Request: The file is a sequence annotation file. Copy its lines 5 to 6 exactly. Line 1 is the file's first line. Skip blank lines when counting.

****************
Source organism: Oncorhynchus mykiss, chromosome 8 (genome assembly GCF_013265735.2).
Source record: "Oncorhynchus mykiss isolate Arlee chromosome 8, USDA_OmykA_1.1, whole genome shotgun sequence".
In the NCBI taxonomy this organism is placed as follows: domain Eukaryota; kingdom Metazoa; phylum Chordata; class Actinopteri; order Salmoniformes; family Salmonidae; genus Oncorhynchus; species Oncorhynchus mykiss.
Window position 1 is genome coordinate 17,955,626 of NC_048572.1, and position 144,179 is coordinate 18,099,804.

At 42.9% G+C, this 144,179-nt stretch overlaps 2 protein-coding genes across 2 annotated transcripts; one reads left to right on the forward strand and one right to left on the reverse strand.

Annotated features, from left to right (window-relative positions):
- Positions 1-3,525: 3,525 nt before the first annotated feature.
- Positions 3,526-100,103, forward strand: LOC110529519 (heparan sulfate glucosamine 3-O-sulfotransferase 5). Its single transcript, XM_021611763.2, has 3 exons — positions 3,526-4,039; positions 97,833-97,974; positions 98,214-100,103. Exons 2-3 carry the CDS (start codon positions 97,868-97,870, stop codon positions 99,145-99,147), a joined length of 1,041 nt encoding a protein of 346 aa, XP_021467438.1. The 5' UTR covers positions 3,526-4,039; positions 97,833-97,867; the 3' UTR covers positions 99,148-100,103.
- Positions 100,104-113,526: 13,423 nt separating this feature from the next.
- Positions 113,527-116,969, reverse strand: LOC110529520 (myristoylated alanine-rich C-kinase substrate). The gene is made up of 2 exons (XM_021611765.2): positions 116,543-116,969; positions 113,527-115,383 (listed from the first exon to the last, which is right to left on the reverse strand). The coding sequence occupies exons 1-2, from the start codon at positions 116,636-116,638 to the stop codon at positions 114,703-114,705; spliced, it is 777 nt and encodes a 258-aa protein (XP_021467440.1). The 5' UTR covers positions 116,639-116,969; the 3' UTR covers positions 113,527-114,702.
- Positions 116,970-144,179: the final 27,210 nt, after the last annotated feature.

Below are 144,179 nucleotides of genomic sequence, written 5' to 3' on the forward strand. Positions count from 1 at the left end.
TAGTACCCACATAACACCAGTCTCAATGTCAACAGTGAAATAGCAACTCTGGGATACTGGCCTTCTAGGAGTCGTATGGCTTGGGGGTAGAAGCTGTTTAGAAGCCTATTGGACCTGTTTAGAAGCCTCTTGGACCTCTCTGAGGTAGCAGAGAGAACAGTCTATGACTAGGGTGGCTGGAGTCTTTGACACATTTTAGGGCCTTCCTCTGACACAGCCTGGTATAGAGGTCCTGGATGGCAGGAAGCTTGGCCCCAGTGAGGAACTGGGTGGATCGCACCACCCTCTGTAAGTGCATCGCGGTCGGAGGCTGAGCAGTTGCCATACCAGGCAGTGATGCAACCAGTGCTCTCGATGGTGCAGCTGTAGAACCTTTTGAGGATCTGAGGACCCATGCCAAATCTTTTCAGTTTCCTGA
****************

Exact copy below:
At 42.9% G+C, this 144,179-nt stretch overlaps 2 protein-coding genes across 2 annotated transcripts; one reads left to right on the forward strand and one right to left on the reverse strand.

Annotated features, from left to right (window-relative positions):